Classvio Chess Class

Three Stages of a Chess Game

The game of Chess, at times, referred to as a “Royal Game”, is an old and interesting tale of battles and victories. In this game, opponents fight, not on the battlefield but on the Chessboard. Chess is an entertaining board game that can be played anytime, anywhere. It improves your focus, patience, and strategic thinking.

Fool’s mate or the shortest checkmate possible in Chess

Look at the above Chessboard. If I tell you that white lost after the next move, will you believe? Yes, that will be the shortest checkmate in Chess with only two moves by both sides. Imagine the white’s move is g4. Then black moves Queen to h4 to checkmate.

This is the shorted possible checkmate in Chess and only occurs in very amateur games when the player (especially the white side) is an absolute beginner.

In games with more experienced players, Chess games go through many moves. While winning is the cherry on the cake, the different phases of the Chess game are its most enticing feature.

Any novice needs to know these stages to prepare better and implement the strategies and increase the chances of winning.

The Opening Phase

A game of Chess is a battle you fight, armed with all your soldiers, cavalry, and royals. So, the opening phase means the commencement of the battle. This includes the first few moves that both opponents make on the Chessboard. Basically, the opening involves moving your pawns, bishops, and knights forward and bringing them to a place on the board where they are in a better position to attack the opponent’s pieces.

It is said that the center of the Chessboard is a crucial area, and if you are able to get your pieces into the central squares, you can control a large area of the board. This gives you an advantage over your opponent.

‘Castling’ is a special King move in the opening phase of the game in order to protect your King and move the rook. This is said to be a special move because it is the only time in Chess when you can move two pieces at a time. The King can move two squares to the right or left when Castling, while the rook moves to the King’s other side. But Castling can only be done if neither of the pieces has moved on the chessboard so far and if there are no other pieces in their way.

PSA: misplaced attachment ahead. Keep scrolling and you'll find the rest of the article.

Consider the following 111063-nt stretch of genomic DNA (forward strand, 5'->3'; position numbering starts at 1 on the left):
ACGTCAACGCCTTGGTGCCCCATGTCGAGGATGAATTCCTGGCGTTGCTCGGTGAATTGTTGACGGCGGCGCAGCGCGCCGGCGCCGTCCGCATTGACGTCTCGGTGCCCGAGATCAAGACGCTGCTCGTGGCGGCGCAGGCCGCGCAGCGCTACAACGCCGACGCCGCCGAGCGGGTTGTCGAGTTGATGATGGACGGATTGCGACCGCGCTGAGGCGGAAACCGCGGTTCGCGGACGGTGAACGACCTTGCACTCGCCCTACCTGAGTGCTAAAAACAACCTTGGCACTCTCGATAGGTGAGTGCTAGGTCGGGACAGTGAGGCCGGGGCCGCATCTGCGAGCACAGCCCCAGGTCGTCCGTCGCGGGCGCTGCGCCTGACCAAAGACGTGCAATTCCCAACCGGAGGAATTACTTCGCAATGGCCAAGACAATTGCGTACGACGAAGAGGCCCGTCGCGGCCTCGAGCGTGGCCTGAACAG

The first fifteen to twenty moves of a Chess game are part of the Opening phase. There are many set patterns and pre-decided openings in the game of Chess with interesting names, such as ‘The Sicilian Defense’, ‘The Queen’s Gambit’, ‘French Defense’ and ‘Bishop’s Opening’. There are multiple recorded variations of every opening as well.

Many experienced players play the opening from memorization and quickly move on to the Middlegame, where all the action happens. The Opening phase generally ends when all pieces have moved, and the Kings have castled to safety, but this is not a strict definition.

The Middlegame

The Middlegame is where opponents put all their tactics and strategies into play. Here, it is all about attacking the opponent’s fortification, to be able to reach the King, and to move your pieces into enemy lines.

In the Middlegame, all the pieces have moved out from their original squares on the board, and there are many pieces left to manoeuvre. During the Middlegame, your King is usually in the most dangerous position and must be defended.

Players must carefully attack the opponent’s King while keeping their own pieces safe from a counter-attack. They must be able to take advantage of the opponent’s weakness. This is what makes the game very interesting. Players have to think many moves ahead and anticipate what comes next.

The Middlegame requires careful observation and concentration. Effective pawn position is critical in this phase of the game. Many games are won or lost in the Middlegame itself.

The Endgame

If both players have cleverly completed the second phase, the game continues into the last stage, which is the Endgame. Transitions between the Opening and the Middlegame and between Middlegame and Endgame are not very strict or transparent. Some players consider the game to be in the last phase when opponents have only a couple of pieces other than pawns left on the board, while some consider the Endgame to be when there are no Queens on the board.

The promotion of pawns is vital in the Endgame. Players try and get their pawns to the other side so they can be exchanged for a Queen or other powerful pieces. Endgames require great focus. Players need to put all their experience to use here. The King is an active part of the Endgame. To avoid checkmate, players must ensure that the King does not get cornered by opponents’ pieces to a corner of the chessboard.

Understanding the three phases of a Chess game is essential for beginners as well as those having played the game for a while. As a famous chess player and world chess champion Alexander Alekhine once said, “To win against me, you must beat me three times: in the Opening, the Middlegame and the Endgame”. A sound strategy along with careful, measured tactics will help you win the game.

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